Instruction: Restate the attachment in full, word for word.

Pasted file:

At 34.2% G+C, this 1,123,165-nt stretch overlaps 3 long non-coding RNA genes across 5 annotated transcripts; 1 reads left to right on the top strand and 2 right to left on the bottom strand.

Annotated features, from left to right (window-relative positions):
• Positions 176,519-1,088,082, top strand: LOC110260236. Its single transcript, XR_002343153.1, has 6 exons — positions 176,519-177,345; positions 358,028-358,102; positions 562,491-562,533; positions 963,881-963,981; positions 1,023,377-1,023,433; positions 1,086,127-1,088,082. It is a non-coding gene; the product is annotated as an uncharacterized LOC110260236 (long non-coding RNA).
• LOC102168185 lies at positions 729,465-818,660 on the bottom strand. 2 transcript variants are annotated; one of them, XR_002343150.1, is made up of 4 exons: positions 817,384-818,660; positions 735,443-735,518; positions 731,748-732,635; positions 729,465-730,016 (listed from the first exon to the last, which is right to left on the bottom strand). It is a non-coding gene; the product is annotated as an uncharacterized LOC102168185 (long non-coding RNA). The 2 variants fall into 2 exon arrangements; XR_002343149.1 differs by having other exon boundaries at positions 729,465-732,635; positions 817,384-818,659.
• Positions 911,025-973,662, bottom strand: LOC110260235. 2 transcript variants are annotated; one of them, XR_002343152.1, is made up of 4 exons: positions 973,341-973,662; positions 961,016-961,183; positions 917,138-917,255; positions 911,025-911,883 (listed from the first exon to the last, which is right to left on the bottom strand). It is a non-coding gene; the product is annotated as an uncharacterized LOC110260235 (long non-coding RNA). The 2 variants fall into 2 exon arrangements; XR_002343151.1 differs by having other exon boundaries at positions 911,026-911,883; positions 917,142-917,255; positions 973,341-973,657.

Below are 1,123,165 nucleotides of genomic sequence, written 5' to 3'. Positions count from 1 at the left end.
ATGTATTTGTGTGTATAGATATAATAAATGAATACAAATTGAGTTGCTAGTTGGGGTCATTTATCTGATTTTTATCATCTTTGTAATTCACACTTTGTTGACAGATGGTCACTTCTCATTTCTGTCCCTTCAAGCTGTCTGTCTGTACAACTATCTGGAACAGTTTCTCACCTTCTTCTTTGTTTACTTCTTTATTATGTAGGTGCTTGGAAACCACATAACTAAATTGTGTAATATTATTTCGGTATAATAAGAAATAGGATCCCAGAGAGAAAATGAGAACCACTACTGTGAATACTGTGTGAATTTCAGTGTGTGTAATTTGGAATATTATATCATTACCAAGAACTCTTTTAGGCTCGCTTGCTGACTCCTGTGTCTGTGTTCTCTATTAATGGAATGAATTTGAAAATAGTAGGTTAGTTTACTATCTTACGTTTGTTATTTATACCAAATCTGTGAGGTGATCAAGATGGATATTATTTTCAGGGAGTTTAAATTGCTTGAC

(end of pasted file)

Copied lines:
At 34.2% G+C, this 1,123,165-nt stretch overlaps 3 long non-coding RNA genes across 5 annotated transcripts; 1 reads left to right on the top strand and 2 right to left on the bottom strand.

Annotated features, from left to right (window-relative positions):
• Positions 176,519-1,088,082, top strand: LOC110260236. Its single transcript, XR_002343153.1, has 6 exons — positions 176,519-177,345; positions 358,028-358,102; positions 562,491-562,533; positions 963,881-963,981; positions 1,023,377-1,023,433; positions 1,086,127-1,088,082. It is a non-coding gene; the product is annotated as an uncharacterized LOC110260236 (long non-coding RNA).
• LOC102168185 lies at positions 729,465-818,660 on the bottom strand. 2 transcript variants are annotated; one of them, XR_002343150.1, is made up of 4 exons: positions 817,384-818,660; positions 735,443-735,518; positions 731,748-732,635; positions 729,465-730,016 (listed from the first exon to the last, which is right to left on the bottom strand). It is a non-coding gene; the product is annotated as an uncharacterized LOC102168185 (long non-coding RNA). The 2 variants fall into 2 exon arrangements; XR_002343149.1 differs by having other exon boundaries at positions 729,465-732,635; positions 817,384-818,659.
• Positions 911,025-973,662, bottom strand: LOC110260235. 2 transcript variants are annotated; one of them, XR_002343152.1, is made up of 4 exons: positions 973,341-973,662; positions 961,016-961,183; positions 917,138-917,255; positions 911,025-911,883 (listed from the first exon to the last, which is right to left on the bottom strand). It is a non-coding gene; the product is annotated as an uncharacterized LOC110260235 (long non-coding RNA). The 2 variants fall into 2 exon arrangements; XR_002343151.1 differs by having other exon boundaries at positions 911,026-911,883; positions 917,142-917,255; positions 973,341-973,657.

Below are 1,123,165 nucleotides of genomic sequence, written 5' to 3'. Positions count from 1 at the left end.
ATGTATTTGTGTGTATAGATATAATAAATGAATACAAATTGAGTTGCTAGTTGGGGTCATTTATCTGATTTTTATCATCTTTGTAATTCACACTTTGTTGACAGATGGTCACTTCTCATTTCTGTCCCTTCAAGCTGTCTGTCTGTACAACTATCTGGAACAGTTTCTCACCTTCTTCTTTGTTTACTTCTTTATTATGTAGGTGCTTGGAAACCACATAACTAAATTGTGTAATATTATTTCGGTATAATAAGAAATAGGATCCCAGAGAGAAAATGAGAACCACTACTGTGAATACTGTGTGAATTTCAGTGTGTGTAATTTGGAATATTATATCATTACCAAGAACTCTTTTAGGCTCGCTTGCTGACTCCTGTGTCTGTGTTCTCTATTAATGGAATGAATTTGAAAATAGTAGGTTAGTTTACTATCTTACGTTTGTTATTTATACCAAATCTGTGAGGTGATCAAGATGGATATTATTTTCAGGGAGTTTAAATTGCTTGAC